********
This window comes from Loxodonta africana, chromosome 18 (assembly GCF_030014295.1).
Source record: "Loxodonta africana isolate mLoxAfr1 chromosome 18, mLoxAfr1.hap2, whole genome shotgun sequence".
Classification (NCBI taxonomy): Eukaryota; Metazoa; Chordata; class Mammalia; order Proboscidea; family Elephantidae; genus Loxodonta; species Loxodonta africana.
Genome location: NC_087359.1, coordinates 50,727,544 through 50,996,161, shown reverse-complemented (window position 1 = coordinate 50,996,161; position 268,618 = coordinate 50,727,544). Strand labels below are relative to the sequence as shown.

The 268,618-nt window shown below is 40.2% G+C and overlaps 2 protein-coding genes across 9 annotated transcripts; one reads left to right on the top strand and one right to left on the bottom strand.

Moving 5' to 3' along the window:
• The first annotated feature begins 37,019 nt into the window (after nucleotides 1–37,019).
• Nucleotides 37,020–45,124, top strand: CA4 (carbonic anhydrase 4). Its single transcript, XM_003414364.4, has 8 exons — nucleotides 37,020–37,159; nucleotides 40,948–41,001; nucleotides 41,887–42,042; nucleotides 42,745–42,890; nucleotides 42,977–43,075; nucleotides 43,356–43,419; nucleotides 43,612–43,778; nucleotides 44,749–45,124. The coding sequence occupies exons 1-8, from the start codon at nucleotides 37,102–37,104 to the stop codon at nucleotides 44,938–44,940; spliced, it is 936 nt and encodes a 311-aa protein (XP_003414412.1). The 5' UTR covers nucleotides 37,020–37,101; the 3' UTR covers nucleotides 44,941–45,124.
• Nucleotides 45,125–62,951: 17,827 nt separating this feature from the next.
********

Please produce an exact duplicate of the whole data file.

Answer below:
This window comes from Loxodonta africana, chromosome 18 (assembly GCF_030014295.1).
Source record: "Loxodonta africana isolate mLoxAfr1 chromosome 18, mLoxAfr1.hap2, whole genome shotgun sequence".
Classification (NCBI taxonomy): Eukaryota; Metazoa; Chordata; class Mammalia; order Proboscidea; family Elephantidae; genus Loxodonta; species Loxodonta africana.
Genome location: NC_087359.1, coordinates 50,727,544 through 50,996,161, shown reverse-complemented (window position 1 = coordinate 50,996,161; position 268,618 = coordinate 50,727,544). Strand labels below are relative to the sequence as shown.

The 268,618-nt window shown below is 40.2% G+C and overlaps 2 protein-coding genes across 9 annotated transcripts; one reads left to right on the top strand and one right to left on the bottom strand.

Moving 5' to 3' along the window:
• The first annotated feature begins 37,019 nt into the window (after nucleotides 1–37,019).
• Nucleotides 37,020–45,124, top strand: CA4 (carbonic anhydrase 4). Its single transcript, XM_003414364.4, has 8 exons — nucleotides 37,020–37,159; nucleotides 40,948–41,001; nucleotides 41,887–42,042; nucleotides 42,745–42,890; nucleotides 42,977–43,075; nucleotides 43,356–43,419; nucleotides 43,612–43,778; nucleotides 44,749–45,124. The coding sequence occupies exons 1-8, from the start codon at nucleotides 37,102–37,104 to the stop codon at nucleotides 44,938–44,940; spliced, it is 936 nt and encodes a 311-aa protein (XP_003414412.1). The 5' UTR covers nucleotides 37,020–37,101; the 3' UTR covers nucleotides 44,941–45,124.
• Nucleotides 45,125–62,951: 17,827 nt separating this feature from the next.